ROAD TOWN, Tortola, VI – The Virgin Islands, like many other islands in the Caribbean, is being visited by a not so welcomed guest. Depending on where you are, you’re more likely to smell it before setting eyes on it.
It is the dreaded sargassum seaweed and it is certainly coming to a beach near you if it has not already reached there.
This news site yesterday September 28, 2015 visited a number of locations along the coast to get a first-hand look at the extent of the sargassum invasion and one could only marvel at the volume of the vegetation which has washed ashore from Pockwood Pond to Brandywine Bay.
Clean up at Dolphin Discovery
As this news site made its way to Road Town we saw a massive clean-up activity underway at Dolphin Discovery and the surrounding environs of Prospect Reef.
General Manager of Swim with the Dolphins Emmanuel Gilbert explained that they shut down the operations for two days to allow for the clean-up exercise and that the facility will be open again on Wednesday September 30, 2015.
He said, « As you can see we have some sargassum inside and we are already cleaning it. We have some pumps pushing the water to the other side. We don’t have business today neither tomorrow…until Wednesday. »
Mr Gilbert noted that this is the first time he has seen this amount of sargassum. « We hired some machines to take the sargassum out, » he said.
Matter engaging Government’s attention
When we made contact with the acting Chief Conservation and Fisheries Officer of the Conservation and Fisheries Department, Kelvin Penn, he advised that we get in contact with the Permanent Secretary of the Ministry of Natural Resources Mr Ronald F. Smith-Berkeley.
Efforts to reach Smith-Berkeley were futile yesterday.
Acknowledging the extent of the problem, the Ministry of Natural Resources had issued a press statement back in July 2015 saying that there were plans to purchase specialised equipment to get the sargassum out of the water.
“The Ministry of Natural Resources and Labour is confirming that the Sargassum Seaweed that has washed along the Territory’s beaches and shorelines has many benefits and advantages to fisheries in the Virgin Islands,” it said.
“Permanent Secretary within the Ministry of Natural Resources and Labour, Mr. Ronald Smith-Berkeley said that the Ministry is currently making efforts towards purchasing a special machine that can remove the seaweed from the ocean and another from the shoreline.
Mr. Smith-Berkeley added, “Along with these efforts, we are also now, in discussions with our colleagues in the region facing similar issues, as we look for solutions and share best management practices when it comes to the seaweed.”
Worst year ever
According to an article on www.travelweekly.com, this summer’s invasion of sargassum, stretches from the beaches of Palm Beach County and Key West in Florida as far south as Tulum on Mexico’s Riviera Maya.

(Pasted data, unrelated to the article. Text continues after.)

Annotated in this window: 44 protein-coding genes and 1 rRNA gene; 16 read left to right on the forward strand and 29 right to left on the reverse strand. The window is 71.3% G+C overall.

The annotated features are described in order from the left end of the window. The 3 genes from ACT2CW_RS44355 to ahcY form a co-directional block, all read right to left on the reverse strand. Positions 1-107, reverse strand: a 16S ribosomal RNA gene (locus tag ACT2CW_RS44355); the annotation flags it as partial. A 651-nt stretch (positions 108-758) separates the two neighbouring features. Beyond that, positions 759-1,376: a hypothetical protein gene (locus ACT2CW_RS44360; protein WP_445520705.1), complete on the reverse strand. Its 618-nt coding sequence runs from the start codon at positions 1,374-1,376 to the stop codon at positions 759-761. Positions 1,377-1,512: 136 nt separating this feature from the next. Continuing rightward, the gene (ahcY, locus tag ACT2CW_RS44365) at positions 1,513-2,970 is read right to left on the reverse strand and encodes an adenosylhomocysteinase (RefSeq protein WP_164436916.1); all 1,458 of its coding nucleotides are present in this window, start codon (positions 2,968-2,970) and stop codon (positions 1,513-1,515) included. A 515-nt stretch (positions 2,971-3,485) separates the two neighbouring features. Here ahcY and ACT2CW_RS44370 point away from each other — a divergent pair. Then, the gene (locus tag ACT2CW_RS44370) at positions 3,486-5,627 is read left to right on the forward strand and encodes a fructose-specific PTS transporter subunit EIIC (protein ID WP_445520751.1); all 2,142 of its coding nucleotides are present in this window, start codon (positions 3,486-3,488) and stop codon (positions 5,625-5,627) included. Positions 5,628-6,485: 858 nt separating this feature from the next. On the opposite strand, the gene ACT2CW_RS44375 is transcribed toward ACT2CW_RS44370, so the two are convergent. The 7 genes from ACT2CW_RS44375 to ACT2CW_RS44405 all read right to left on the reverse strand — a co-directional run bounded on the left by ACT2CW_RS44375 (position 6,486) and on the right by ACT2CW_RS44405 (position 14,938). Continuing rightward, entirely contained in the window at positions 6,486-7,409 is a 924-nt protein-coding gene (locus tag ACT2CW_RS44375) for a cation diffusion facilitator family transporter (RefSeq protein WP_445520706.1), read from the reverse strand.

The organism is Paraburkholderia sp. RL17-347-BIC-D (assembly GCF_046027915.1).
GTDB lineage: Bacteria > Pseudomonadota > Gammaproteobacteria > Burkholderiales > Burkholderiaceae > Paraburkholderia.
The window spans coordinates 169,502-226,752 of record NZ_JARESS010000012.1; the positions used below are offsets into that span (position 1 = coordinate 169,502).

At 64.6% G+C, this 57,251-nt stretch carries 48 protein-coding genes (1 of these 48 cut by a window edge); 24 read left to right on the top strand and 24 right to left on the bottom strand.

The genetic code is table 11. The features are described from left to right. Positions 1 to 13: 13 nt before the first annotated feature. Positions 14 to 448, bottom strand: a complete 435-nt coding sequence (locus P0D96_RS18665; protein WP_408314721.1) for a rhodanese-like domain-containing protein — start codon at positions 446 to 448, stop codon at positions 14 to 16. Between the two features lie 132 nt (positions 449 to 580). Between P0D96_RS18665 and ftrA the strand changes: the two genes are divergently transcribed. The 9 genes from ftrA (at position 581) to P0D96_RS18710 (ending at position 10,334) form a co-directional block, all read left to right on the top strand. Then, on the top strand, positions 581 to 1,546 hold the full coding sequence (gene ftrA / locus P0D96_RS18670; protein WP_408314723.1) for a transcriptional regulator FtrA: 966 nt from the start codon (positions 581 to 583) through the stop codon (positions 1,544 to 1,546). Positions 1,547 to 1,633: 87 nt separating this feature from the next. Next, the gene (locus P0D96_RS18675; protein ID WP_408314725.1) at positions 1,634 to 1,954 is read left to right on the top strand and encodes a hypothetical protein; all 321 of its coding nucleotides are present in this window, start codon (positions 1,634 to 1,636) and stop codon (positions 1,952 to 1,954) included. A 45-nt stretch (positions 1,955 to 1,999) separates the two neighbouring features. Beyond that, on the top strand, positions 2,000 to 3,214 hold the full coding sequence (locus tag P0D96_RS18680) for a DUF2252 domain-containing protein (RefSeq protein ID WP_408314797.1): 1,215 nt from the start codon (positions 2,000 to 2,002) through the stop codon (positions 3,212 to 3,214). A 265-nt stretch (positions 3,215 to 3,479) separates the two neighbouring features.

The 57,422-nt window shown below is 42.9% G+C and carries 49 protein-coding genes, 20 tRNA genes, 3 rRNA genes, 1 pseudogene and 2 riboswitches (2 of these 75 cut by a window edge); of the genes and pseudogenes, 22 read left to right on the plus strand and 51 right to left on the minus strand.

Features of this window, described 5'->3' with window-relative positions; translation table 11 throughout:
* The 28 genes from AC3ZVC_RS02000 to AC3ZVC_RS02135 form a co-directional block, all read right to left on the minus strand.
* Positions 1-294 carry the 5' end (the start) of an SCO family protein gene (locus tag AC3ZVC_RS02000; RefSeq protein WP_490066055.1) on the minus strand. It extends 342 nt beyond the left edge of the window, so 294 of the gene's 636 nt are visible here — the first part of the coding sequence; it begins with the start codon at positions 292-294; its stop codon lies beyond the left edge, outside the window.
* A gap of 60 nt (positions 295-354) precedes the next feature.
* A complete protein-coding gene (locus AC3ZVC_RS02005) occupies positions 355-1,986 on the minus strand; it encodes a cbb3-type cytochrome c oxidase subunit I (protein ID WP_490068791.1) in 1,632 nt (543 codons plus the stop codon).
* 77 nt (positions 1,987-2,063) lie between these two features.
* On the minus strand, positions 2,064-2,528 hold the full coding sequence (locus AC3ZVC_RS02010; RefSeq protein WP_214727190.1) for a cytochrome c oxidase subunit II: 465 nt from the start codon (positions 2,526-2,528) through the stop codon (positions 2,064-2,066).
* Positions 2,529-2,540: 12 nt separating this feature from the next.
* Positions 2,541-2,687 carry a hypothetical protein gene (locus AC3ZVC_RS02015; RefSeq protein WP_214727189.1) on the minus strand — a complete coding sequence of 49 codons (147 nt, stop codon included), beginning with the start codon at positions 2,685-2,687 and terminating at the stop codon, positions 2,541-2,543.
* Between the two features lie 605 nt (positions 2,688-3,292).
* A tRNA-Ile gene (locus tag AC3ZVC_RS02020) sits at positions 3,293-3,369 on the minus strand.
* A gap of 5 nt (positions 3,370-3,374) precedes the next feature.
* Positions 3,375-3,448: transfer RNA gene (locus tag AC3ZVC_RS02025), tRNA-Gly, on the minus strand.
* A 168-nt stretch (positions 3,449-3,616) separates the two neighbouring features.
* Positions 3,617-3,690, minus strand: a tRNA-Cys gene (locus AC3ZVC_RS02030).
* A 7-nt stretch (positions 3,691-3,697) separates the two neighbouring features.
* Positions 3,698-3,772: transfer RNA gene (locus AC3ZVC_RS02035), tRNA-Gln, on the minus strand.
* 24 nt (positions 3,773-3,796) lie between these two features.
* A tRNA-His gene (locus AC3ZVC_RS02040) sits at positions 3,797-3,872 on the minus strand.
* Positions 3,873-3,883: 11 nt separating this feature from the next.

“The east and south coasts of Barbados, the Dominican Republic, Tobago and Cancun have been particularly hard hit, but other islands, too, have battled the invasion. Sargassum also is a problem along sections of the Texas Gulf coast, especially Galveston, although a slight shift in ocean currents has spared the region from the seaweed onslaught of last summer,” said the online publication.
“This is the worst year ever,” the article quotes Brian Lapointe, a professor and oceanographer with Florida Atlantic University’s Harbor Branch Oceanographic Institute, as saying. “I’d say we have hit a crisis level. There’s been an increase in the frequency and the extent of sargassum coming ashore, choking scenic coves and piling as high as 10 feet on some beaches.”
A scientific perspective from Dr Cassandra Titley O’Neal
When we reached out to local environmentalist Dr Cassandra Titley O’Neal, she gave a scientific perspective on the issue. “The blooms that we are experiencing are good and bad,” she said.
“The good points are that it (1) plays a role in beach nourishment for plants that grow in the dunes as well as birds; and (2) shoreline stability; however, not in as large a quantity that we are experiencing now,” she said.
Dr Titley O’Neal explained that the pungent smell is from the natural decomposition where hydrogen sulphide is given off.
“In cases of severe decomposition where the smell can reach roughly 3 to 5 parts per million, prolonged exposure can lead to nausea, headaches, tearing of eyes, and loss of sleep.”
She said for persons suffering from asthma they may experience airway problems. “Other health issues related to hydrogen sulphide exposure may include fatigue, loss of appetite, dizziness, and irritability,” she said.
“If the seaweed is not cleaned up and the concentration of hydrogen sulphide exceeds 100 parts per million the effects increase, including include eye irritation, olfactory fatigue, and drowsiness,” she pointed out.
Dr Titley O’Neal explained that the vegetation is good for ecological reasons, ensuring shoreline stability. “The plants get the nutrients they need to grow and as they grow their roots expand and this helps hold the sand in place.”
“Sargassum is a ‘floating hotel’ with shrimp, worms and many other small organisms which provide a source of food for many shore birds, ensuing ecological balance,” explained the Virgin Islands environmentalist.
She further explained that the build-up of the vegetation cannot be controlled. “It originates from the Sargasso Sea where nutrient input is high and water temperature is warm; a perfect recipe for it to grow and when it gets too large it breaks off and drifts here with the currents,” she explained.
Dr Titley O’Neal said removal of sargassum from the different beaches depends on the method to be used “as you don’t want to damage the dunes and plants that grow there.”
Source : Virgin Islands News Online 6